Friends rallying around drowned woman's children
Friends are rallying around the surviving children of a former Mountain View resident who drowned last month.
Karen Anderson, 46, known for her "tremendous amount of energy," her involvement in founding and maintaining the Foothill College Art Club and her passion for raising chickens, died along with her 5-year-old daughter, Amelia Noelle Arago, of an apparently accidental drowning in a frozen-over pond near her Pine Grove, Calif., home on Jan. 27.
Friends, colleagues and acquaintances of Anderson say she is survived by her five children, Marc Anderson, Michael Anderson, Christina Johns, Christopher Johns and Amelia Anderson. Most of her children still live in Mountain View and Palo Alto, and are struggling to scrape together funds for funeral expenses and other estate-related costs in the wake of their mother's death, they said.
"Karen left a mountain of debt and no assets to speak of because she was a struggling single mom," Susan Daniel told the Voice. "This family is part of our community and they desperately need our help."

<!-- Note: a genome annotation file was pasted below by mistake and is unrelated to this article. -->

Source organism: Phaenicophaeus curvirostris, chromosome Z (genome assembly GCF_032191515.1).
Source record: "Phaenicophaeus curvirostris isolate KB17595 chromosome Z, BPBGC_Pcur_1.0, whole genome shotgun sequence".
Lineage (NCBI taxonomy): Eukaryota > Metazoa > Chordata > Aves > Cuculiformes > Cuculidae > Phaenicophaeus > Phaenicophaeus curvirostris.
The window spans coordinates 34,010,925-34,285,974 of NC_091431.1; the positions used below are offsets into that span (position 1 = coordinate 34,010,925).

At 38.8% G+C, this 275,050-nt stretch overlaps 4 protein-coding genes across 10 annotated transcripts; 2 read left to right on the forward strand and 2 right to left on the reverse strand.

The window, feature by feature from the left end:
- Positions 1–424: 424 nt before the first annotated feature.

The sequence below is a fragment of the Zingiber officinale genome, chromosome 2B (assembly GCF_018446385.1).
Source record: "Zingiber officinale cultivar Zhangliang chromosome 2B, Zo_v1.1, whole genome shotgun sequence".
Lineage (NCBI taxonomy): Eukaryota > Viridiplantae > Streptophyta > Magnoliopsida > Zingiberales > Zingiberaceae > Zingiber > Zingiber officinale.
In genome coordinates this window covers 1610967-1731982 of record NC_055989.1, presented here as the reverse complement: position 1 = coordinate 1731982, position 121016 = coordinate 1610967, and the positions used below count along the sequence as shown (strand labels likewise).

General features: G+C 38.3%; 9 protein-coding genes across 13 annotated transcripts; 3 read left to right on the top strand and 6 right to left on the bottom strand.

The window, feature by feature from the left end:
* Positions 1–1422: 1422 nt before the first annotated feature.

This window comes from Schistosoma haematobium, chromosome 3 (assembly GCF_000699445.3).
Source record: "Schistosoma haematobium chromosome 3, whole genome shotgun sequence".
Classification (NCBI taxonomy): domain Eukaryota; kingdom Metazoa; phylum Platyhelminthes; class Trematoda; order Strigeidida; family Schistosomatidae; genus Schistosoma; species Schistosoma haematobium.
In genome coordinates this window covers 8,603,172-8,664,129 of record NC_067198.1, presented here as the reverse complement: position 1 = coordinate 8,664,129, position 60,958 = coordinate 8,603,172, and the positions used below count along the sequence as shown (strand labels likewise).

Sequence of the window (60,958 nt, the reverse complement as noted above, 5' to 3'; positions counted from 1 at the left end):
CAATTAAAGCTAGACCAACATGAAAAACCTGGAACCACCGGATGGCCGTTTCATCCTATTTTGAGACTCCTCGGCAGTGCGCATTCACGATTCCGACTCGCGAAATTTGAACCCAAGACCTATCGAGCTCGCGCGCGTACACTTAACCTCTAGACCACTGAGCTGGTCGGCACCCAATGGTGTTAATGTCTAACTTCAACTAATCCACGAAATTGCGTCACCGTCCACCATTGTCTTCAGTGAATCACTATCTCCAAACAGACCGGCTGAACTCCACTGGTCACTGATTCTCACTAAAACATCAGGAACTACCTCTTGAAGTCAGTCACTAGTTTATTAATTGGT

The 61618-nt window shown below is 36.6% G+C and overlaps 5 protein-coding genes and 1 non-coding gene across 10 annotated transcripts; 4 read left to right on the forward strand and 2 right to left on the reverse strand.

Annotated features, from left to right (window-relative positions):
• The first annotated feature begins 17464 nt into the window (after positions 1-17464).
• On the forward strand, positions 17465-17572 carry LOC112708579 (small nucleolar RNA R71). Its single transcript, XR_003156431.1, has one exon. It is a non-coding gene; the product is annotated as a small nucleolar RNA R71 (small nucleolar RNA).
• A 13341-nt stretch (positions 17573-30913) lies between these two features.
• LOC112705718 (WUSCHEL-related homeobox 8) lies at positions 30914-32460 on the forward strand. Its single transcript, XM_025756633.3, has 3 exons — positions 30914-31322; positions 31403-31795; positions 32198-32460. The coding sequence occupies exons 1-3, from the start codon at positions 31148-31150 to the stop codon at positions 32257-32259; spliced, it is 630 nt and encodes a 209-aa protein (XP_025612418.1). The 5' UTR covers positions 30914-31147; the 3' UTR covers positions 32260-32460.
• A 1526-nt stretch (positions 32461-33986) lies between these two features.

Joe Ragey, an instructor in the fine arts and communications department at Foothill, said Karen Anderson was "instrumental" in the formation of the college's art club. Serving as president one year and then treasurer another, Ragey said Anderson's "tremendous energy and passion convinced others to participate in activities that went far beyond what we normally expect of students."
"One of those tasks ... was to convince the (art club) to sand down and refinish the tables in our lab, a huge job that would not have been accomplished otherwise," he recalled.
Robin Kramer, a band teacher at Mountain View High School, said she was familiar with Anderson, because she taught her son, Michael. "She was a very sweet lady," she said.
According to Kramer, Michael, 19, has found himself strapped with responsibility not commonly handled by people his age. "She was the only real family he had," Kramer said.
While Anderson had several other children, the younger ones are being taken care of by their father, Kramer said, while Michael has few adults he can lean on.
Kramer said she has been working with Michael to help him set up a donation fund to help him pay for his mother's funeral and to help him deal with any of his mother's creditors who may come calling him. Kramer said she insisted on helping set up a scholarship fund for Michael. He is a young man with great promise, she said — "Whatever he does, he does it brilliantly, and with no fanfare."
She said it would be tragic if his mother's untimely death were to prevent him from living up to his potential.
Anyone interested in helping the family may email Kramer at email@example.com.